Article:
When the resistance of cylindrical filter against pressure is taken into consideration, the position where a non-woven fabric of glass fibers is arranged is preferably 1/3 to 4/5 and more desirably 1/2 to 4/5 of the thickness of cylindrical filter from its inner surface.

Type of glass fibers is not specifically restricted, and it can suitably be selected from the aspect of a minimum diameter of particles to be captured with the cylindrical filter and chemical resistance to the liquid to be filtered. When the thickness of glass fiber web is too small, filter rating is not so much improved, and a sufficient filter life can not be achieved since the capturing layer becomes too small.

As the position where a non-woven fabric of glass fibers is arranged or wound up becomes smaller than 1/3, particularly 1/2 from the inner surface of a cylindrical filter, the resistance of a layer of a fibrous aggregate of melt-adhesive composite fibers, which supports a layer of a non-woven fabric of glass fibers, against pressure decreases and the layer of fibrous aggregate becomes easy to deform.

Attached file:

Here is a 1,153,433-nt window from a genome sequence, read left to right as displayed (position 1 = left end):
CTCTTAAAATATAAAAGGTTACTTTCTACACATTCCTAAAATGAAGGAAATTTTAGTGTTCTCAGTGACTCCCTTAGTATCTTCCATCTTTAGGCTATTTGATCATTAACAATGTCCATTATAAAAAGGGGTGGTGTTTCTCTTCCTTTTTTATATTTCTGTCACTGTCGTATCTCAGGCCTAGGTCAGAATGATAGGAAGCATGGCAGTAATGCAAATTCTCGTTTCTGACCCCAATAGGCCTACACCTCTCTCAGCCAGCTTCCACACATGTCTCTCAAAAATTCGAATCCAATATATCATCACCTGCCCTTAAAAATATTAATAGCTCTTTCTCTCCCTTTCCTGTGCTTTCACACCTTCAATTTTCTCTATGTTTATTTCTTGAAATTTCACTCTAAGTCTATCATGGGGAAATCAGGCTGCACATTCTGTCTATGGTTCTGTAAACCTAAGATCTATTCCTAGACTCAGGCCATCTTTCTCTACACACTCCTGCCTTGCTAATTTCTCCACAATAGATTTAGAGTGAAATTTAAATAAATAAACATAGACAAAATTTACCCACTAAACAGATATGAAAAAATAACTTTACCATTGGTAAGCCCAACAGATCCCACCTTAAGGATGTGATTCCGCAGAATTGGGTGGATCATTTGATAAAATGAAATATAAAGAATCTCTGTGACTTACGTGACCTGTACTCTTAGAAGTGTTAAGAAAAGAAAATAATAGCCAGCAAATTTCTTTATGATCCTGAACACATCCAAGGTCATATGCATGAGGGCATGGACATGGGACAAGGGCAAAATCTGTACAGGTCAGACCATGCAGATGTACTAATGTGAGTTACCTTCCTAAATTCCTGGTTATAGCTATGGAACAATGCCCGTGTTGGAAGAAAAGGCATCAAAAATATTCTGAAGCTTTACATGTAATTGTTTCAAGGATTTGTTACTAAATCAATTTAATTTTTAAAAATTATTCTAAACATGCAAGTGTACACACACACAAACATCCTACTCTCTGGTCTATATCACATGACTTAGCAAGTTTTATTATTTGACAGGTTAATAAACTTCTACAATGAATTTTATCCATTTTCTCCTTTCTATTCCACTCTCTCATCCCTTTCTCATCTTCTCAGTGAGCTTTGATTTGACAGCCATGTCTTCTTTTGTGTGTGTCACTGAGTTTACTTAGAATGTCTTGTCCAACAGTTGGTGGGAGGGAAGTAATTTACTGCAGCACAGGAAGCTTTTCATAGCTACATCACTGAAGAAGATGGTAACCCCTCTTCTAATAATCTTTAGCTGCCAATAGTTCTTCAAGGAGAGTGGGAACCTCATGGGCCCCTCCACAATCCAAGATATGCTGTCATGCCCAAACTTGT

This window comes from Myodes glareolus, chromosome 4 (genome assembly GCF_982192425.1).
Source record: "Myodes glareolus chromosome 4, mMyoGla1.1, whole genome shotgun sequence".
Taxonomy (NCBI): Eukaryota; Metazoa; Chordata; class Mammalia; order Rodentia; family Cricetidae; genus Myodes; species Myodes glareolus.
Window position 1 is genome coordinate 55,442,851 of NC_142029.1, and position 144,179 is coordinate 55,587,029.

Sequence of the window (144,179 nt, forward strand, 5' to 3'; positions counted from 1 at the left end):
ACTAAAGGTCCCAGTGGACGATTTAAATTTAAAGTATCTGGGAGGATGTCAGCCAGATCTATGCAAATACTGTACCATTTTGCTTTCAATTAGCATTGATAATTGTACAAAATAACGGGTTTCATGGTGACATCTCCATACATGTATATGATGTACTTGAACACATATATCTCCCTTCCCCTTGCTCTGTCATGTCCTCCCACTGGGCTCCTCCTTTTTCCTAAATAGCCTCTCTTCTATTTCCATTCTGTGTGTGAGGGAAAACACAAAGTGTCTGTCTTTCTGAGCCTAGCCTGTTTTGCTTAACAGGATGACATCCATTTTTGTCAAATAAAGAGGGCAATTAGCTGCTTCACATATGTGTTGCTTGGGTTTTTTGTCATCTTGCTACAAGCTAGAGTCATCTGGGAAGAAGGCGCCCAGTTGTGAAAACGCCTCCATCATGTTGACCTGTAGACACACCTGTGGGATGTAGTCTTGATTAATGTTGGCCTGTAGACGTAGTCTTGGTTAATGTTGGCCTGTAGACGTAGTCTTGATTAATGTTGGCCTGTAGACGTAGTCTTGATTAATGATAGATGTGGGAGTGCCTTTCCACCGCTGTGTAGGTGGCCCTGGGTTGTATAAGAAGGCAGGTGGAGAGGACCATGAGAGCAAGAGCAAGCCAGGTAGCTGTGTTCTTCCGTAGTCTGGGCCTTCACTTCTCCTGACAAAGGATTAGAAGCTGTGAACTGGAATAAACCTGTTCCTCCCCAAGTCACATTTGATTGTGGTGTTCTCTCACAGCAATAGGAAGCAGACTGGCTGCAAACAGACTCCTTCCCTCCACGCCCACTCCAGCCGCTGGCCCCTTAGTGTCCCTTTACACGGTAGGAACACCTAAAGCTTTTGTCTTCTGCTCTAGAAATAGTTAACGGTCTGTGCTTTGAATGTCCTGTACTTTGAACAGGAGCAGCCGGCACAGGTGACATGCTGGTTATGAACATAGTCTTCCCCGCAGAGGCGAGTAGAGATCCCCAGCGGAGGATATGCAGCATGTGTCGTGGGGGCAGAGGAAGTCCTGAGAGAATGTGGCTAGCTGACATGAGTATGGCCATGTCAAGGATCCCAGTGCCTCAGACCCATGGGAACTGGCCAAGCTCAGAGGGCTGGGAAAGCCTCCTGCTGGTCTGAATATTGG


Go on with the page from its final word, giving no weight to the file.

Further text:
Conversely, when a non-woven fabric of glass fibers is arranged at the position over 4/5 of the thickness of the cylindrical filter from its inner surface, it becomes impossible to fix a layer of a non-woven fabric of glass fibers in a stable condition. Further, filter life becomes short since a cylindrical filter does not have a sufficient thickness of the layer for capturing larger particles.

Forming a layer of a non-woven fabric of glass fibers is satisfactorily conducted by winding up the non-woven fabric upon the outer surface of a web of a fibrous aggregate of melt-adhesive composite fibers as disclosed in Japanese Patent Publication No. Sho 56-49605.